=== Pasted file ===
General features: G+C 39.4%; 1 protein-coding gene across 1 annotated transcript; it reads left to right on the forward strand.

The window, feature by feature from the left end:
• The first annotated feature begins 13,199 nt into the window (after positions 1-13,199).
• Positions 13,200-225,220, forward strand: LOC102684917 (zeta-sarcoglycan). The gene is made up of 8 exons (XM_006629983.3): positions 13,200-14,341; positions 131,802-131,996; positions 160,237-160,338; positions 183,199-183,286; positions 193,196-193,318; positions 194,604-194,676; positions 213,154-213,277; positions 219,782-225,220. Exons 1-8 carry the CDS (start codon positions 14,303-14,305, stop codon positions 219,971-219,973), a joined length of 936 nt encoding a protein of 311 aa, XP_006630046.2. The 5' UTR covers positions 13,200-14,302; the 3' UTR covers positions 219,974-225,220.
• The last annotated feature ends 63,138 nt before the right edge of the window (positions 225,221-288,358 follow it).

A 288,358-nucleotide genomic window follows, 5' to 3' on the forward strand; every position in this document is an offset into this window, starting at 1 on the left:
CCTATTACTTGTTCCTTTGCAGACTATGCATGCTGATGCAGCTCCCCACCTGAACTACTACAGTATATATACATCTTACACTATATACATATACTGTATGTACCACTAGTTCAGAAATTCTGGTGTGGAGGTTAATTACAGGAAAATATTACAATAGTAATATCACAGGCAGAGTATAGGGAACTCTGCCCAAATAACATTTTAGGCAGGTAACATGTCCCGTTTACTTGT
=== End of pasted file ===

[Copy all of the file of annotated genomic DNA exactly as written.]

General features: G+C 39.4%; 1 protein-coding gene across 1 annotated transcript; it reads left to right on the forward strand.

The window, feature by feature from the left end:
• The first annotated feature begins 13,199 nt into the window (after positions 1-13,199).
• Positions 13,200-225,220, forward strand: LOC102684917 (zeta-sarcoglycan). The gene is made up of 8 exons (XM_006629983.3): positions 13,200-14,341; positions 131,802-131,996; positions 160,237-160,338; positions 183,199-183,286; positions 193,196-193,318; positions 194,604-194,676; positions 213,154-213,277; positions 219,782-225,220. Exons 1-8 carry the CDS (start codon positions 14,303-14,305, stop codon positions 219,971-219,973), a joined length of 936 nt encoding a protein of 311 aa, XP_006630046.2. The 5' UTR covers positions 13,200-14,302; the 3' UTR covers positions 219,974-225,220.
• The last annotated feature ends 63,138 nt before the right edge of the window (positions 225,221-288,358 follow it).

A 288,358-nucleotide genomic window follows, 5' to 3' on the forward strand; every position in this document is an offset into this window, starting at 1 on the left:
CCTATTACTTGTTCCTTTGCAGACTATGCATGCTGATGCAGCTCCCCACCTGAACTACTACAGTATATATACATCTTACACTATATACATATACTGTATGTACCACTAGTTCAGAAATTCTGGTGTGGAGGTTAATTACAGGAAAATATTACAATAGTAATATCACAGGCAGAGTATAGGGAACTCTGCCCAAATAACATTTTAGGCAGGTAACATGTCCCGTTTACTTGT